Game is generally positioned on price, so the pressure is always on for this brand during Black Friday. Their overarching 28 Days of Black Friday came with many activities on and offline. Influencers and micro-influencers were used to drive 1c in-store surprise deals and extended operating hours. Added to this, the use of social automation software drove opt‐ins for deals and a chance to win vouchers. While net sentiment toward the brand increased 52%, no element of differentiation was added.
Again, while Superbalist captured the eye of the consumer (and possibly a very successful sales day), they ran a campaign with what seemed to be multiple mechanics to win R1500 vouchers to shop their Superbalist Spoilers. Consumers love many chances to win, but they do not love many mechanics. Superbalist drove app downloads and an online wishlist mechanic to win. The overall mood around the campaign increased 29%, making it a popular brand throughout the Black Friday month.
A bonus advantage for Samsung came with the exposure through their Idols SA sponsorship both online and in broadcast, making them top of mind on a day when South Africans love to shop electronics. The slight shift in popularity came from a 23% month-on‐month mood shift owing to their multiple promotional messages that included #FeelTheSamsungDeals, Buy and Get Promo Deals, new weekly deals and the opportunity to win one of 50 Samsung fast charging battery packs.
Whose brand momentum and popularity got hurt?
In general, most grocery retailers seemed to have lost some brand momentum this year by engaging in Black Friday. Possible reasons for this include Covid‐19 making these essential dealers popular during lockdown, an increase in e-commerce (despite many having e-commerce stores) and South Africans looking for more spectacular deals in fashion and electronics.
Brands here saw large decreases in brand vitality and reach as they struggled in the overall clutter. Driving generic deals drove down Checkers’ month‐on‐month reach by almost half and left the brand with little relevance in comparison to competitions and exciting products beyond groceries.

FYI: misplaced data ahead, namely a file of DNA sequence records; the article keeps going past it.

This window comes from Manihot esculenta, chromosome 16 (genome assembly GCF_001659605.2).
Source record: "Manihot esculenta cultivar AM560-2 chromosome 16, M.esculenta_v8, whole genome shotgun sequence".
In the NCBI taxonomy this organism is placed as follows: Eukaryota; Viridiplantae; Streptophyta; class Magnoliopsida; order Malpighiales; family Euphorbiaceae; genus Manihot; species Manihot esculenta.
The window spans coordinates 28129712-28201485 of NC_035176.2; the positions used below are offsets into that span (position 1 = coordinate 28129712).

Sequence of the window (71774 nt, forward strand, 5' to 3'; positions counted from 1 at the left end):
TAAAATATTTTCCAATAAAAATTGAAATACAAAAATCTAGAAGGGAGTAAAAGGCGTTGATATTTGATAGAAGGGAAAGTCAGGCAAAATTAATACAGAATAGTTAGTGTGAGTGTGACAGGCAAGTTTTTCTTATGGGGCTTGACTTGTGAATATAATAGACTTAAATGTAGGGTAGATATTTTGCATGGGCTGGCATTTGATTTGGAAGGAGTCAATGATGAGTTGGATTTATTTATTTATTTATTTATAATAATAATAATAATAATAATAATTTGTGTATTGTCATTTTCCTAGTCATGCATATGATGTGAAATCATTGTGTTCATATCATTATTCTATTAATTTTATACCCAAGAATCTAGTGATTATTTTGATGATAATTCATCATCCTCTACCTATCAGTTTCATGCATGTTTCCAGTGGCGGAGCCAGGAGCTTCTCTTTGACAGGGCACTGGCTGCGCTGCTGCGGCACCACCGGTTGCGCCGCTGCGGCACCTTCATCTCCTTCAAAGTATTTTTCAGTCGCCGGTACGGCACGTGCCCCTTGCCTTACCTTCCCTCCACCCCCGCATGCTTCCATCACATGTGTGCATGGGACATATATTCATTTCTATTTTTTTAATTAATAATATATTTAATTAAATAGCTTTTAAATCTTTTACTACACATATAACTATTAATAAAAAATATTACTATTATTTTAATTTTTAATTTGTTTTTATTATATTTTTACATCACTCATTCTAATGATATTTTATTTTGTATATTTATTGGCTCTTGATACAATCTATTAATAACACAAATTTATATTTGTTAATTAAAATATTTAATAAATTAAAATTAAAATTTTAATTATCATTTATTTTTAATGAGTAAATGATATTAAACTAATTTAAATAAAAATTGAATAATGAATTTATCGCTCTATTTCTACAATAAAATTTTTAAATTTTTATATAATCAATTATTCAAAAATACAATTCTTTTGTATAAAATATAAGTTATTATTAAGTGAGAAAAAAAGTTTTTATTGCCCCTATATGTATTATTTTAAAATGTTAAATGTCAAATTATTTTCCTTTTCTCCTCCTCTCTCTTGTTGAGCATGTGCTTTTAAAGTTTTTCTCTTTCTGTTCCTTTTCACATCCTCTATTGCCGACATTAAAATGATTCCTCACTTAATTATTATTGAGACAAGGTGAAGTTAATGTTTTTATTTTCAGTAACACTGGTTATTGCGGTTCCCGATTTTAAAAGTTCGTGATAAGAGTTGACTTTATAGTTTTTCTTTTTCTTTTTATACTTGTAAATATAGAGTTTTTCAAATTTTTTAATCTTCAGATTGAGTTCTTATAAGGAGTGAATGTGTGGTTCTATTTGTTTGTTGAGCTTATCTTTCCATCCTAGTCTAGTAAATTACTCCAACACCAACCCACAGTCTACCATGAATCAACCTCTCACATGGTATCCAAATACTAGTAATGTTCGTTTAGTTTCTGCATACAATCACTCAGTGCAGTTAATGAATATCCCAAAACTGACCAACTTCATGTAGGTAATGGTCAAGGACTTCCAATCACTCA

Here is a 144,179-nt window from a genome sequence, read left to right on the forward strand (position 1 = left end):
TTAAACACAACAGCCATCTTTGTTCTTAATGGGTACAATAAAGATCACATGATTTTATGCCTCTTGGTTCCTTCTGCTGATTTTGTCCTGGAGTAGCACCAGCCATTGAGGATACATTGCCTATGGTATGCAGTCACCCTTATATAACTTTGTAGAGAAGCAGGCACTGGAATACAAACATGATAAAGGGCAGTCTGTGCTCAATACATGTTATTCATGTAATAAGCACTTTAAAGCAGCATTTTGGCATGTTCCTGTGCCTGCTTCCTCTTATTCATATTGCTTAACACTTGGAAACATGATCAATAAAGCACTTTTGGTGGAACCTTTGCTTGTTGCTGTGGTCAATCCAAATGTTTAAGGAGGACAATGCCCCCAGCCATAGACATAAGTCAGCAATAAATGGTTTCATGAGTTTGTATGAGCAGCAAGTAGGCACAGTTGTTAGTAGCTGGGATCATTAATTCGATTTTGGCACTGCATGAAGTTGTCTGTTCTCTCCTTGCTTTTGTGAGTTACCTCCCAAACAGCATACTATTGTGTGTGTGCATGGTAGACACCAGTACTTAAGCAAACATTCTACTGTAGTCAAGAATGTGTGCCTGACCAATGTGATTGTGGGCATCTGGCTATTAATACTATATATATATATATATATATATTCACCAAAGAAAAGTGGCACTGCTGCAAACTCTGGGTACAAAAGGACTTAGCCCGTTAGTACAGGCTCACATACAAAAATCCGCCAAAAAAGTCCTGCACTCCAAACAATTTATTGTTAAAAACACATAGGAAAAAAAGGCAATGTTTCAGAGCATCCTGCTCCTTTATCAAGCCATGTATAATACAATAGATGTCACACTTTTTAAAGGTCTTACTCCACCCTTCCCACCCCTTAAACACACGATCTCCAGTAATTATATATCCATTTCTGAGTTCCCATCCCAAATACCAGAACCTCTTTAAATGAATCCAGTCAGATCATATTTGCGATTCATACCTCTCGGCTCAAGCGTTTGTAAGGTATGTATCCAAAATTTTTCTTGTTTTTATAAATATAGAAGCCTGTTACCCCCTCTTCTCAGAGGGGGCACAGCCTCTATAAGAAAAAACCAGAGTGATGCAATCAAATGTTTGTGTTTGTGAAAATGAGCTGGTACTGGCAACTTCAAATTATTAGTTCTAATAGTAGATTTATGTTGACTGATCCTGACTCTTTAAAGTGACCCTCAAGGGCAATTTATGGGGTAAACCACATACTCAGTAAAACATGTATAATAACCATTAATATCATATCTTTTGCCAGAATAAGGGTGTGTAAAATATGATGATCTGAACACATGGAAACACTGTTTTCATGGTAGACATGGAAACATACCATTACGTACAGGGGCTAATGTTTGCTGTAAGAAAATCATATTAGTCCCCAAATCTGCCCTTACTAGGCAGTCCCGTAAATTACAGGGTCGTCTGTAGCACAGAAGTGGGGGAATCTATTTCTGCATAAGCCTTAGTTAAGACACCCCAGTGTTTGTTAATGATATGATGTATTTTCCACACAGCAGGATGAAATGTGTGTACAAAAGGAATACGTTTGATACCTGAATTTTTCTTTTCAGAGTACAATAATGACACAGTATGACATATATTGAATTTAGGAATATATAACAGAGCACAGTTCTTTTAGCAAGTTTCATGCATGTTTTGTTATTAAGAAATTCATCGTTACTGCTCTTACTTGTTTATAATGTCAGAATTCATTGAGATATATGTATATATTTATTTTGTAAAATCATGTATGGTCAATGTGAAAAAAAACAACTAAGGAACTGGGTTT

Pick n Pay on the other hand drove a successful PR campaign to assure consumers of the learnings from panic buying extended hours and stock. Their deals, however, were also generic, and they focused on accumulating data for direct communications about deals. A lack of excitement from the category saw low consumer interest as a result.
Online eTailer Takealot joined the physical brick and mortar brands in the category of brand loss. The #BlueDotSale kept South Africans busy throughout November with similar tactics as those who won on the day. Offering vouchers, app downloads, online wish lists and RT to build mosaic mechanics should have at least made the brand popular right? Sadly, Takealot dropped 32% month‐on‐month on brand esteem measures due to continuous communication from consumers calling out the brand for inflating their prices or charging normal prices on Black Friday.
Black friday learnings
Africa is a fortunate continent that has skipped over many tech trends, often adopting devices and processes that are quicker, more convenient and cost-effective. While Equity Edge is not indicative of the actual business results and acts as a leading indicator in the shorter term, its benefit of being able to measure brands in the era of social distancing shows that how brands are measured needs to evolve and be different.
South African brands are doing little to differentiate themselves on big days such as Black Friday (and more recently an uptake with Singles Day on 11/11). While many saw positive gains (and this is most probably reflected in their market share and bank accounts), many used the same tactics that not only drive clutter but drive brand communications fatigue that runs the risk of consumers switching off.
Let us hope 2021 brings more exciting approaches to Black Friday by looking to create something closer to our local culture/s, whilst looking to drive innovation that captivates South Africans with campaigns that are more strategically driven and that drive a better customer experience in an integrated fashion using single-minded messaging and call to action mechanics that give brands a superior edge.
VMLY&R SOUTH AFRICA